Factors that need to be considered when licensing IP include exclusivity that often involves an upfront fee, the market the IP will be used in, the relevant territory, enforcement of IP rights and ongoing payment of IP maintenance and protection fees, the time period that may be linked to the expiration of a patent or the useful life of the IP assets, background and foreground IP, rights to future developments, any services or support provided by licensor along with assets, and rights to assign, sublicense, or terminate a license.

An IP licensing agreement can be beneficial because it may offer easier access for products or services in new markets or geographical territories, allow commercial risks of entering new markets to be shared, create additional revenue streams, increase market share, gain access to local expertise in a target market, broaden a company’s competitive advantage, increase collaboration opportunities, and provide an opportunity to minimize capital investment and risk when entering a new market. Common kinds of IP assets subject to licensing agreements include trademarks, patents, registered product designs, copyrights, and confidential information.

Disposing IP

Ownership of IP assets needs to be confirmed before any inventor or creator considers buying IP. An original inventor or creator frequently does not own the rights to inventions or creative works by themselves, as other joint inventors could be listed on a patent or multiple authors are registered as creating copyrighted works. 

Joint inventors or creators could have reached an agreement regarding what percentage of rights each person owns, and it is not necessarily an equal split in all cases. IP may also have been assigned from an original inventor or creator to another person or entity, thus transferring all rights.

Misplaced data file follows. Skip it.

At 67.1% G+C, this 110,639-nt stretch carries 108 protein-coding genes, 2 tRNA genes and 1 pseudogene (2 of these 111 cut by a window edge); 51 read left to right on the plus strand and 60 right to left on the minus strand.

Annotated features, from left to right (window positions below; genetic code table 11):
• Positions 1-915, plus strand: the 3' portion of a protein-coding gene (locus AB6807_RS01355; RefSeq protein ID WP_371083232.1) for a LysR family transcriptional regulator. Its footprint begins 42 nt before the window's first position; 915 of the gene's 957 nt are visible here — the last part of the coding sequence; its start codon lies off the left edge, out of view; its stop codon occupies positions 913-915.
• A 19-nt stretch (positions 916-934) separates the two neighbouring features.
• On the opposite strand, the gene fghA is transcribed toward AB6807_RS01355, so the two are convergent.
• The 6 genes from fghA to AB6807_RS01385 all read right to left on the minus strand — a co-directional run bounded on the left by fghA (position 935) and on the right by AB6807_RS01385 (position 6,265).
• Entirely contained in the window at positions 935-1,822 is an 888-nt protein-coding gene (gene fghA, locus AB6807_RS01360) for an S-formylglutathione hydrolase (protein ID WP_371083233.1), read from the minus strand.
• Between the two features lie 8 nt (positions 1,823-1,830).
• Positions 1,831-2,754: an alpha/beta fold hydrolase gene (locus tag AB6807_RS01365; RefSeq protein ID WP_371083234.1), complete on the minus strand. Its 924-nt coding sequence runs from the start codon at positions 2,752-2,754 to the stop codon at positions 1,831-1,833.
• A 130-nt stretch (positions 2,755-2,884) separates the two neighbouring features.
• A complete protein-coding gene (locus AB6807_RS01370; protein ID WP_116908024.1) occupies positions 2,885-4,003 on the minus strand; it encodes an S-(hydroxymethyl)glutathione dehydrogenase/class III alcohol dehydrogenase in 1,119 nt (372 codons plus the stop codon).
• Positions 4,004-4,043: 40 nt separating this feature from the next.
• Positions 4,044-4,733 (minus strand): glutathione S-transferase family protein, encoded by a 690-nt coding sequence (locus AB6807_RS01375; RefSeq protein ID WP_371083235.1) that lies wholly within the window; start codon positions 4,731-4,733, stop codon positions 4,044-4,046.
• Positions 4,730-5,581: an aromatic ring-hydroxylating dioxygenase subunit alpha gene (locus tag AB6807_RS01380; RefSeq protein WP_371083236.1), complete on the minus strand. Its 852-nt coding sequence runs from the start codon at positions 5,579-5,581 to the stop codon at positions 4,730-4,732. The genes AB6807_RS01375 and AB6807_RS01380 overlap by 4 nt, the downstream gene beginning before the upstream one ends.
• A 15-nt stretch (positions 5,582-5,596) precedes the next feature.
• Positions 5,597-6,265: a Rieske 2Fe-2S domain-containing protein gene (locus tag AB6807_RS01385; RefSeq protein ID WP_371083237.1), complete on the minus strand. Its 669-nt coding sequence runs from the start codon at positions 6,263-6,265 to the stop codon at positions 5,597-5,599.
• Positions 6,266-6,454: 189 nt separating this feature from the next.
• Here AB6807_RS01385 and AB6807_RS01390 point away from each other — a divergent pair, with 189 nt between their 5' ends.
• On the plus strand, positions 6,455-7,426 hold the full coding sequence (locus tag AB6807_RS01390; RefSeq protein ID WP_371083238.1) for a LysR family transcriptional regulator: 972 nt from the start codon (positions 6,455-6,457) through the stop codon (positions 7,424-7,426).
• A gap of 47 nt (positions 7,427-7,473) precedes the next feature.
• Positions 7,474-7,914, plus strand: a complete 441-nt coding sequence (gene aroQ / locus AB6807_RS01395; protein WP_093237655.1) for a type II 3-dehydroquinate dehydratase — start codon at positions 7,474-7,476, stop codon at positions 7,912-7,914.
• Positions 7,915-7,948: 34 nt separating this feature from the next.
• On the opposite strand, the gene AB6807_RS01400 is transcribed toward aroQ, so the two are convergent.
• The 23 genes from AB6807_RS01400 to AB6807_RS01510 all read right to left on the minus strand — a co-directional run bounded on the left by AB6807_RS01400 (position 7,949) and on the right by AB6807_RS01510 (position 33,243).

All IP assignments will need to be carefully reviewed by attorneys. It is also possible that an invention or creative work belongs solely to an employer. 

Under Title 17 U.S. Code § 101, works-for-hire are created by employees as part of their jobs, and employers are then considered the legal authors. Common law trademark rights vest on the first use of a trademark, even when a person did not register a trademark with the United States Patent and Trademark Office (USPTO). 

It is further important to understand that no IP rights are ever indefinite, meaning that the remaining life of an asset can be an important factor. It can be beneficial to look at the value placed on IP in any past licensing.

Contact Our Los Angeles Small Business Attorney

If you need assistance with acquiring, licensing, or disposing of IP in California, you are going to want to be sure you have legal assistance. Steinberg Law understands how complicated these kinds of issues can be but we will put in the work to ensure that you are able to make the right choices. 

Our firm has helped scores of clients protect their IP rights in various state and federal matters. You can call (818) 855-1103 or contact our Los Angeles small business attorney online to take advantage of a free consultation.

Author: kevensteinberg